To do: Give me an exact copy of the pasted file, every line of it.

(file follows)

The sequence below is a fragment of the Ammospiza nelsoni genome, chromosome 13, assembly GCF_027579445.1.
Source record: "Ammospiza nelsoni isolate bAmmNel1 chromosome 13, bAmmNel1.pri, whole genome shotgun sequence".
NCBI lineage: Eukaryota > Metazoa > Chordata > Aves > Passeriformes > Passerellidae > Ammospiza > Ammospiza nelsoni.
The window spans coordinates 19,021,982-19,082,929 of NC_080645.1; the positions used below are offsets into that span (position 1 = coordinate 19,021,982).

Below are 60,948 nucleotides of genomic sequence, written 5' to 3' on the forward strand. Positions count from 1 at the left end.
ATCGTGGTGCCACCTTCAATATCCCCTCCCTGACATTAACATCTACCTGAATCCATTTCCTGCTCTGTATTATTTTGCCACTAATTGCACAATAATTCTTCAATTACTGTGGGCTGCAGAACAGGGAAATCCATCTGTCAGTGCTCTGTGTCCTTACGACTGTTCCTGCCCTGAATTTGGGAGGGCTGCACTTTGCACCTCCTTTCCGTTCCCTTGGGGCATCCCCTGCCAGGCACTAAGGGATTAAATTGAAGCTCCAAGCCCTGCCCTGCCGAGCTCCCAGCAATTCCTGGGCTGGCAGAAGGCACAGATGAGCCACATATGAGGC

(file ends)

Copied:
The sequence below is a fragment of the Ammospiza nelsoni genome, chromosome 13, assembly GCF_027579445.1.
Source record: "Ammospiza nelsoni isolate bAmmNel1 chromosome 13, bAmmNel1.pri, whole genome shotgun sequence".
NCBI lineage: Eukaryota > Metazoa > Chordata > Aves > Passeriformes > Passerellidae > Ammospiza > Ammospiza nelsoni.
The window spans coordinates 19,021,982-19,082,929 of NC_080645.1; the positions used below are offsets into that span (position 1 = coordinate 19,021,982).

Below are 60,948 nucleotides of genomic sequence, written 5' to 3' on the forward strand. Positions count from 1 at the left end.
ATCGTGGTGCCACCTTCAATATCCCCTCCCTGACATTAACATCTACCTGAATCCATTTCCTGCTCTGTATTATTTTGCCACTAATTGCACAATAATTCTTCAATTACTGTGGGCTGCAGAACAGGGAAATCCATCTGTCAGTGCTCTGTGTCCTTACGACTGTTCCTGCCCTGAATTTGGGAGGGCTGCACTTTGCACCTCCTTTCCGTTCCCTTGGGGCATCCCCTGCCAGGCACTAAGGGATTAAATTGAAGCTCCAAGCCCTGCCCTGCCGAGCTCCCAGCAATTCCTGGGCTGGCAGAAGGCACAGATGAGCCACATATGAGGC